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Tour de France

Andrew Hood’s Tour de France Notebook, stage 4

Garmin party: Garmin-Chipotle was in a good mood today. The riders raced with a yellow dossard because they stood atop the team GC while Will Frischkorn raced with a red background on his number after winning Monday’s most aggressive rider’s prize. Frischkorn said he felt Monday’s effort in his legs, but admitted he didn’t go too hard in Tuesday’s TT.

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By Andrew Hood

Garmin party: Garmin-Chipotle was in a good mood today. The riders raced with a yellow dossard because they stood atop the team GC while Will Frischkorn raced with a red background on his number after winning Monday’s most aggressive rider’s prize. Frischkorn said he felt Monday’s effort in his legs, but admitted he didn’t go too hard in Tuesday’s TT.

“I didn’t go too deep. I just wanted to make sure I would make the time cut. Riders like Dave and Christian had to go hard, but it was more like a rest day for the rest of us,” said Frischkorn, who rode to 141st at 4:01 off the pace. “I felt it today a little bit in the legs from the effort from yesterday.”

David Millar and Christian Vande Velde both rode great races, with Millar tying with Kim Kirchen in both the stage and the overall. At just 12 seconds off the jersey, the team is hoping the yellow jersey is a possibility in Thursday’s summit finish to Super-Besse.

“That’s what we’re hoping for. We’ll be working for Dave the next few days and maybe he can do it,” Frischkorn said. “It’s pretty exciting for us to be here, for a new team to get into the Tour. Now we’re getting it rolling these first few days. We’ve got our fingers crossed.”

After putting Millar, Vande Velde and Danny Pate into the top 15, the GPS-led, argyle-clad burrito boys padded their lead in the team GC, now 1:44 ahead of Columbia.

Earpiece redux: Tour officials have discovered a unique answer to the ongoing debate about the appropriateness of earpieces.

Some believe they should be eliminated outright. Critics say they’ve sucked the life out of the race, creating a controlled, monotonous style of racing without any responsibility for the racers because all the orders come barking over the radio from the sport director watching TV in the following car.

Proponents say it’s safer and fairer to use earpieces, simply because it provides the best and most accurate information to the athletes.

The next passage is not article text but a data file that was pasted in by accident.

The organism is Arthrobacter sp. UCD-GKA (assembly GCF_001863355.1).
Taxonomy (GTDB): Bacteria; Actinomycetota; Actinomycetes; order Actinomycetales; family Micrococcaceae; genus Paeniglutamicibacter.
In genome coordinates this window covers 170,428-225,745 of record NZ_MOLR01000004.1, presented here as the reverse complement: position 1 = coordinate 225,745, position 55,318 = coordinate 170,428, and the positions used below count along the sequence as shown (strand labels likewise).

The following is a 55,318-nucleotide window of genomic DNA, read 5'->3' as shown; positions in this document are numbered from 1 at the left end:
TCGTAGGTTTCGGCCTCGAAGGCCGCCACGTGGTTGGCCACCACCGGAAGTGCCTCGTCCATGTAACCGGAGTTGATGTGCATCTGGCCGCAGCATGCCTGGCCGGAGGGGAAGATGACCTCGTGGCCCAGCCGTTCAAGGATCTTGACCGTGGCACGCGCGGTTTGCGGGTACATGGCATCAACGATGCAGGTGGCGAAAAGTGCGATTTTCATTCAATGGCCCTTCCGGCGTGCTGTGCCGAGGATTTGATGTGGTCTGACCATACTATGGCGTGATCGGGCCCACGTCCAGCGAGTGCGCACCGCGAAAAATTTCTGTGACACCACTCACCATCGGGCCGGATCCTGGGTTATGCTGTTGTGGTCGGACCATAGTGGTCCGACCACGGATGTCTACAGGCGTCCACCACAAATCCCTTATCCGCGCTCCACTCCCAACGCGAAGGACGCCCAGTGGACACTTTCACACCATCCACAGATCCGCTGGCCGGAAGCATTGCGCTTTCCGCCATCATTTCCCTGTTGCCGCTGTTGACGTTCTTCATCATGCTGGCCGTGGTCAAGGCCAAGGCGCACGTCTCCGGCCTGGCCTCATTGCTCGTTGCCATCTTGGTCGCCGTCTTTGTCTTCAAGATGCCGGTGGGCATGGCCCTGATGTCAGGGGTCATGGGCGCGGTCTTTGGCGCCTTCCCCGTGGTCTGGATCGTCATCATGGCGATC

Tour director Christian Prudhomme has introduced a unique compromise to the debate. Earpieces are being used in this Tour as always, but during the first 50km of each day’s stage, information about attacks will not be relayed until a rider has opened up a 30-second gap.

That means riders will have to keep their wits about them much more than in the past and could create some interesting twists in the race.

Cavendish in waiting: Columbia’s Bob Stapleton is optimistic for tomorrow’s longest stage.

“Except for Lovkvist, Kirchen and Hincapie, today is a rest day for everyone else. We’re confident for tomorrow. I think Mark (Cavendish) will win. He’s super strong right now. No one wanted to help us pull yesterday. I think the other sprinter teams are afraid of him.”

Columbia sport director Ralf Aldag said the team will expend some energy to help Cavendish despite the rising prospects of Kim Kirchen, now second overall at 12 seconds back.

“We hope to get some help tomorrow from the other sprinter teams because we’re not strong enough to control the entire stage,” he said. “That’s too bad for Mark, because I am sure he can win. We have Mark for the sprints and we’ll work for Kim in the mountains, but we cannot take responsibility for every day.”

Menchov revived: Before Tuesday’s time trial, Denis Menchov (Rabobank) expressed resignation after losing time in Monday’s stage.

“I always lose time in the first week of the Tour. Either in the prologue or in a crash or like yesterday when I was in bad position. I knew I should have been up front, but I wasn’t. Now I will have to wait for the mountains to try to attack to regain time. When your legs are good, it’s possible. My legs feel good.”

The polite Russian changed his tune in the afternoon when he blasted his way to sixth to climb into 11th overall at 1: 12 back. “My mistake from yesterday motivated me to take risks today. My legs felt good from the first moment and I went full-gas.”

Unlucky 13: Fabian Cancellara is a superstitious type and rode with his No. 13 dossard upside down. Unfortunately it wasn’t enough to lift Spartacus to victory.

“I am not a robot. I cannot win every day,” he said. “I’m the defending world champion. I wanted to win. I’m not here just to show off the rainbow jersey.”

Riccò the stage-hunter: Saunier Duval’s Riccard Riccò wasn’t too worried about losing time Monday and coasted through Tuesday’s time trial, finishing a distant 115th at 3:36 slower: “My objective here is to win a stage, not the GC. My next focus is Thursday’s stage in the Pyrénées.” As one scribe suggested, maybe the Italian should sign with Garmin. Super-Besse is securely planted in the Massif Central.